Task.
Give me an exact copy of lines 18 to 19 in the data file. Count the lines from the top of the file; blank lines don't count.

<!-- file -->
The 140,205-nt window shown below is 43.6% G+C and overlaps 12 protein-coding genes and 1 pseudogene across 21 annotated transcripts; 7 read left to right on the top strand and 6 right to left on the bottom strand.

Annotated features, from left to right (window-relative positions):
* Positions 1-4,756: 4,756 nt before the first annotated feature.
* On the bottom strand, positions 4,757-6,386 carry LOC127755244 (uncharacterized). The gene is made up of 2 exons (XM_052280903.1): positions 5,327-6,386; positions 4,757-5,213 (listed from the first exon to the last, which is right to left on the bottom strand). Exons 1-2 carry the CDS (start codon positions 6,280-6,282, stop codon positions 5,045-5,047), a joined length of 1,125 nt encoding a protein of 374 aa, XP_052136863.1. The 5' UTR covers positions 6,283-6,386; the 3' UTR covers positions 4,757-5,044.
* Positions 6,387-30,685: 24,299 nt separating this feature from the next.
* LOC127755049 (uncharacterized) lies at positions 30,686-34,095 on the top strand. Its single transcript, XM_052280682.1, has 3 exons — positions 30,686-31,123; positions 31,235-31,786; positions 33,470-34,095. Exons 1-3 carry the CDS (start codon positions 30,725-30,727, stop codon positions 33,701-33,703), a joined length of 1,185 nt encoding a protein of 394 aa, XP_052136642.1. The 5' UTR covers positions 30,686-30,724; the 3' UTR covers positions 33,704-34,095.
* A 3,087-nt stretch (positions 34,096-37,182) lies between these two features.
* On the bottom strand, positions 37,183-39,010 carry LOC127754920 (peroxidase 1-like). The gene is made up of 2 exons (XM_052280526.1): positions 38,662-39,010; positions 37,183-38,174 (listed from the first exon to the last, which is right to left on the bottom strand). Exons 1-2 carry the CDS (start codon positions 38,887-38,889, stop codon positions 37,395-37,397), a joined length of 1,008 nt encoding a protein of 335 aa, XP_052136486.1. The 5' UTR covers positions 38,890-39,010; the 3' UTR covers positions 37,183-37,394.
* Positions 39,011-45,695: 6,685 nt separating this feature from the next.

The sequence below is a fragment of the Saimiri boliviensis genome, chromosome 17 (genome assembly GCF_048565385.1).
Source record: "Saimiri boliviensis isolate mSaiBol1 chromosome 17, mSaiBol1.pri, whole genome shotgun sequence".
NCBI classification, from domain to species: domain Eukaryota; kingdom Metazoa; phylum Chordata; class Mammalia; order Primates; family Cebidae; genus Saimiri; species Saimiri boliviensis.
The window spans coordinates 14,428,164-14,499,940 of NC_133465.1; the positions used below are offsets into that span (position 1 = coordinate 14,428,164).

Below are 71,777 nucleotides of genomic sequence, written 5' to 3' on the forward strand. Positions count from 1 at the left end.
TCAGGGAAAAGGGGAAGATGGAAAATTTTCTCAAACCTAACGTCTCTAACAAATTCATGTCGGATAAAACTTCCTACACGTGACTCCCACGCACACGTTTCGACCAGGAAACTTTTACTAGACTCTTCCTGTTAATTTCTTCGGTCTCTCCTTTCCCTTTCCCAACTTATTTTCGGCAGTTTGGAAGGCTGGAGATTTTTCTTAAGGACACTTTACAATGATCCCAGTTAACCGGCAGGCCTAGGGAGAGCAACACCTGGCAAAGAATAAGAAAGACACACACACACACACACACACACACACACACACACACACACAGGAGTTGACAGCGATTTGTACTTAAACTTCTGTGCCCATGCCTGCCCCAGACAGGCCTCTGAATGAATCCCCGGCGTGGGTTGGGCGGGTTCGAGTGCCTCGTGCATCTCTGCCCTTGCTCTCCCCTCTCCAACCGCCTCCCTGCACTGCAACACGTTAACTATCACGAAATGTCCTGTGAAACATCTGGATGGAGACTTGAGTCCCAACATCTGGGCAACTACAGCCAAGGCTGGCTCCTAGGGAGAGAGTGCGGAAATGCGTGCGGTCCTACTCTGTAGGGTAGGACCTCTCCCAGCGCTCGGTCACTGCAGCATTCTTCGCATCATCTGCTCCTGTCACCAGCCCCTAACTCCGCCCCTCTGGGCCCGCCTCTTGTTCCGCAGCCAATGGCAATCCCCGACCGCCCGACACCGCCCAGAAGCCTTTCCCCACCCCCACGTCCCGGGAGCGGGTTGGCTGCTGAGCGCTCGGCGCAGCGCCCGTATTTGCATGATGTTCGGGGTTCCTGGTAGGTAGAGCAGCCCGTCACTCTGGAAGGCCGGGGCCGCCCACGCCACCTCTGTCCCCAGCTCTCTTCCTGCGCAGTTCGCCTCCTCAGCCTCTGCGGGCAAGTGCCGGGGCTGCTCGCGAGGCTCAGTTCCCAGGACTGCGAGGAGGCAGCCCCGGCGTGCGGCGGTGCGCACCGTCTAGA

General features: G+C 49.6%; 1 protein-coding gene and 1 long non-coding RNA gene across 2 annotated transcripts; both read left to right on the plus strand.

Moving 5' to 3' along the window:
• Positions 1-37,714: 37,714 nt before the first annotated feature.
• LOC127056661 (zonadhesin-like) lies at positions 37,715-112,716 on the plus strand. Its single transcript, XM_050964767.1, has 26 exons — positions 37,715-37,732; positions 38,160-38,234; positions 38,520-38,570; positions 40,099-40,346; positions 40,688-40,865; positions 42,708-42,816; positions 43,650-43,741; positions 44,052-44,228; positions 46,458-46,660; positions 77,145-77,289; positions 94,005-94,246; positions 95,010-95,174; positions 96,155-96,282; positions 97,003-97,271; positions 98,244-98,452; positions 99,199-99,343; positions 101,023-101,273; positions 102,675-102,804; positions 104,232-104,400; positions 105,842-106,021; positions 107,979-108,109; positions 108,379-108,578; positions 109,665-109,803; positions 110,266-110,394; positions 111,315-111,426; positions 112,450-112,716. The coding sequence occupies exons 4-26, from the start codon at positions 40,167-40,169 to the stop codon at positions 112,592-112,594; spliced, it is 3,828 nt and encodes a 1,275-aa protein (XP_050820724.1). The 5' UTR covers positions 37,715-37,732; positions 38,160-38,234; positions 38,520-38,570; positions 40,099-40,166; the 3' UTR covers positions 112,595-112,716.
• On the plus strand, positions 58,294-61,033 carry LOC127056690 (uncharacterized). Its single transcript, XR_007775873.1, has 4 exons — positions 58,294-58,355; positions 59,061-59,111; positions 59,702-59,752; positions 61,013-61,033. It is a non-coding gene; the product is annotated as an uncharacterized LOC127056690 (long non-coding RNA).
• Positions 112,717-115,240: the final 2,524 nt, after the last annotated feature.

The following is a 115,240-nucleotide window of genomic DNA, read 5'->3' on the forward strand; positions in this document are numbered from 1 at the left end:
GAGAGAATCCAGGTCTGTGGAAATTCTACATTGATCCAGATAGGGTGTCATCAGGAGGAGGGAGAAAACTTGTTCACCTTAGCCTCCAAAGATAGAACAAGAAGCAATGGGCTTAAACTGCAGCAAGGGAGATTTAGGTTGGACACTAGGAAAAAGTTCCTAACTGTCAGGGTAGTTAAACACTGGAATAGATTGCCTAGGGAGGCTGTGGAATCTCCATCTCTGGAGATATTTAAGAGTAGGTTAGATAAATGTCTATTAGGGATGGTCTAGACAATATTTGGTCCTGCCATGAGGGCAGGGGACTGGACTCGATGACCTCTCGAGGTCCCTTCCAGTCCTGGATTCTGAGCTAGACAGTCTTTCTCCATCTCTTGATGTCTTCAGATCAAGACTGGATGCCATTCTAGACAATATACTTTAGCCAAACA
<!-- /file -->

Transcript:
• Positions 1-37,714: 37,714 nt before the first annotated feature.
• LOC127056661 (zonadhesin-like) lies at positions 37,715-112,716 on the plus strand. Its single transcript, XM_050964767.1, has 26 exons — positions 37,715-37,732; positions 38,160-38,234; positions 38,520-38,570; positions 40,099-40,346; positions 40,688-40,865; positions 42,708-42,816; positions 43,650-43,741; positions 44,052-44,228; positions 46,458-46,660; positions 77,145-77,289; positions 94,005-94,246; positions 95,010-95,174; positions 96,155-96,282; positions 97,003-97,271; positions 98,244-98,452; positions 99,199-99,343; positions 101,023-101,273; positions 102,675-102,804; positions 104,232-104,400; positions 105,842-106,021; positions 107,979-108,109; positions 108,379-108,578; positions 109,665-109,803; positions 110,266-110,394; positions 111,315-111,426; positions 112,450-112,716. The coding sequence occupies exons 4-26, from the start codon at positions 40,167-40,169 to the stop codon at positions 112,592-112,594; spliced, it is 3,828 nt and encodes a 1,275-aa protein (XP_050820724.1). The 5' UTR covers positions 37,715-37,732; positions 38,160-38,234; positions 38,520-38,570; positions 40,099-40,166; the 3' UTR covers positions 112,595-112,716.